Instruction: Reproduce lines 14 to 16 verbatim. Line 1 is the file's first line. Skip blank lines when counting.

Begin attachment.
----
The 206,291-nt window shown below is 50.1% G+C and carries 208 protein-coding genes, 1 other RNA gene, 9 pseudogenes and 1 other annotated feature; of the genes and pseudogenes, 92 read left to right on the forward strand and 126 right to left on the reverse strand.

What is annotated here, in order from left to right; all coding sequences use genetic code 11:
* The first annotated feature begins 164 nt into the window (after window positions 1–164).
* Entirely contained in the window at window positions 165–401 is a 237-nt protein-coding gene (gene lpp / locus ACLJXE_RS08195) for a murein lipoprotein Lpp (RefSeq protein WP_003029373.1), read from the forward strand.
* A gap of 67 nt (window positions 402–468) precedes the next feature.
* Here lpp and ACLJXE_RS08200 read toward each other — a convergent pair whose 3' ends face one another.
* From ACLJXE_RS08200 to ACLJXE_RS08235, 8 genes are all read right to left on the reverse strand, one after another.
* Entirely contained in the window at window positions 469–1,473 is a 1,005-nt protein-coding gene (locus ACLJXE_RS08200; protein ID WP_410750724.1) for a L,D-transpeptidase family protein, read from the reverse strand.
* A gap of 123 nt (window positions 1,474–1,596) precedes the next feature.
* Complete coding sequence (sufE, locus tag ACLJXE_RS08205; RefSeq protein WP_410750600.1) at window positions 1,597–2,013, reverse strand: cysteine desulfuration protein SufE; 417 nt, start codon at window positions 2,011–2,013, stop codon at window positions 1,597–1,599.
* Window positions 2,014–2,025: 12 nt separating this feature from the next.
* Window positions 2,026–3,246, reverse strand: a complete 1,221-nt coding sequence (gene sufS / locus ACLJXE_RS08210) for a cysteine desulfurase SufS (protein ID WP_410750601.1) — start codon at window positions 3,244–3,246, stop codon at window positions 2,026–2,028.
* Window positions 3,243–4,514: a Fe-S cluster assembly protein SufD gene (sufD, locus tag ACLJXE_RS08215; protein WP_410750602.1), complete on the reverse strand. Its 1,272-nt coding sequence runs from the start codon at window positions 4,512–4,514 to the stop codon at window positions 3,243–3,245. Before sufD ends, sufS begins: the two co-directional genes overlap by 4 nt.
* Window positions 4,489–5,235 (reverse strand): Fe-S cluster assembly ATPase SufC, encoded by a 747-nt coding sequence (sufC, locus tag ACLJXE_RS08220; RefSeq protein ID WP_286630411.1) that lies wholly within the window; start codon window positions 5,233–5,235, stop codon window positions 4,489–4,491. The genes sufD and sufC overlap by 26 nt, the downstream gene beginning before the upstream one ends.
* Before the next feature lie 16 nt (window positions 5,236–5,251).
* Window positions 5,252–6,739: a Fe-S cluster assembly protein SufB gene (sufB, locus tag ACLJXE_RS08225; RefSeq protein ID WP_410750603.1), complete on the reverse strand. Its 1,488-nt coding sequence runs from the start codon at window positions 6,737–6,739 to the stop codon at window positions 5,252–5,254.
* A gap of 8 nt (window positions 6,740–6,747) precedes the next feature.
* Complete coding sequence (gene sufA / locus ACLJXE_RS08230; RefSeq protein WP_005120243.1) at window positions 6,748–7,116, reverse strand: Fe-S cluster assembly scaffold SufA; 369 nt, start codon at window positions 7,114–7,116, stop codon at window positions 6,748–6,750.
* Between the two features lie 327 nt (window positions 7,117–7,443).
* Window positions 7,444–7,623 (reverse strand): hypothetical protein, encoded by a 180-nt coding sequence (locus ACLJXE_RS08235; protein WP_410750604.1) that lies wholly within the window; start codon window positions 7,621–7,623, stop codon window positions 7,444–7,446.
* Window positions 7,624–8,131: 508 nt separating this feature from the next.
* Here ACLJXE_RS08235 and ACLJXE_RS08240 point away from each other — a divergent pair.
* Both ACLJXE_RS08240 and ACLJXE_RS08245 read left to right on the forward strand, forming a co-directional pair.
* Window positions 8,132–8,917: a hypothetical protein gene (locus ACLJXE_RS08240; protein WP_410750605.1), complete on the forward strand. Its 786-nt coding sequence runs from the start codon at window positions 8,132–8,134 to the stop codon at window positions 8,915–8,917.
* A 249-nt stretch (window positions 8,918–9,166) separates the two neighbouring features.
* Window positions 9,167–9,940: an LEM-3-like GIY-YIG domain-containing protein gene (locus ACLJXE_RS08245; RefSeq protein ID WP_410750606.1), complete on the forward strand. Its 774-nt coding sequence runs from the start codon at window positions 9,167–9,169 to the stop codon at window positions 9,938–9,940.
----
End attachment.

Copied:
* Window positions 4,489–5,235 (reverse strand): Fe-S cluster assembly ATPase SufC, encoded by a 747-nt coding sequence (sufC, locus tag ACLJXE_RS08220; RefSeq protein ID WP_286630411.1) that lies wholly within the window; start codon window positions 5,233–5,235, stop codon window positions 4,489–4,491. The genes sufD and sufC overlap by 26 nt, the downstream gene beginning before the upstream one ends.
* Before the next feature lie 16 nt (window positions 5,236–5,251).
* Window positions 5,252–6,739: a Fe-S cluster assembly protein SufB gene (sufB, locus tag ACLJXE_RS08225; RefSeq protein ID WP_410750603.1), complete on the reverse strand. Its 1,488-nt coding sequence runs from the start codon at window positions 6,737–6,739 to the stop codon at window positions 5,252–5,254.